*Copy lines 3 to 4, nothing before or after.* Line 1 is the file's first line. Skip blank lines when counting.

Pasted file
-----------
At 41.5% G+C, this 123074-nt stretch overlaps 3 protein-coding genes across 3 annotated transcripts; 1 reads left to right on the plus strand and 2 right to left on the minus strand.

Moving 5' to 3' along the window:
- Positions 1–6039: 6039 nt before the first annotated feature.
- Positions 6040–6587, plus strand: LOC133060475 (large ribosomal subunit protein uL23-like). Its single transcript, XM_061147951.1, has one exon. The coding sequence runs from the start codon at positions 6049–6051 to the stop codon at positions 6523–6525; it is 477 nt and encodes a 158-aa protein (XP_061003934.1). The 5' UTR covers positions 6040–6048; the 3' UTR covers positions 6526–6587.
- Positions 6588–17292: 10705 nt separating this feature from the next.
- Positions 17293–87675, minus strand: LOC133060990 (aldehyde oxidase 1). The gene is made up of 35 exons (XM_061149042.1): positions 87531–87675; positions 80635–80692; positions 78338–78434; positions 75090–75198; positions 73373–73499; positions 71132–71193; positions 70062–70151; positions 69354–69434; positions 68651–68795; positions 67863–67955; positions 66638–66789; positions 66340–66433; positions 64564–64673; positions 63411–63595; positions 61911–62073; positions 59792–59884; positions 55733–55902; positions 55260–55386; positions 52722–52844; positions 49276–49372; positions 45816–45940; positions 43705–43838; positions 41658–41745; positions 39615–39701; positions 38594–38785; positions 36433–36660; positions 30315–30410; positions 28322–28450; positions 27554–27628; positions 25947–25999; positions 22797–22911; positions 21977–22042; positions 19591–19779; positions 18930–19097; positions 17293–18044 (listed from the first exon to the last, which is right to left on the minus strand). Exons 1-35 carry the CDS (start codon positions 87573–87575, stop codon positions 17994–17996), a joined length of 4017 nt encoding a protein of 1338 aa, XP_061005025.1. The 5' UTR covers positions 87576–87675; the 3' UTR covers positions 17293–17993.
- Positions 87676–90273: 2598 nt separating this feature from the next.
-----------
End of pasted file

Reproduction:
- Positions 1–6039: 6039 nt before the first annotated feature.
- Positions 6040–6587, plus strand: LOC133060475 (large ribosomal subunit protein uL23-like). Its single transcript, XM_061147951.1, has one exon. The coding sequence runs from the start codon at positions 6049–6051 to the stop codon at positions 6523–6525; it is 477 nt and encodes a 158-aa protein (XP_061003934.1). The 5' UTR covers positions 6040–6048; the 3' UTR covers positions 6526–6587.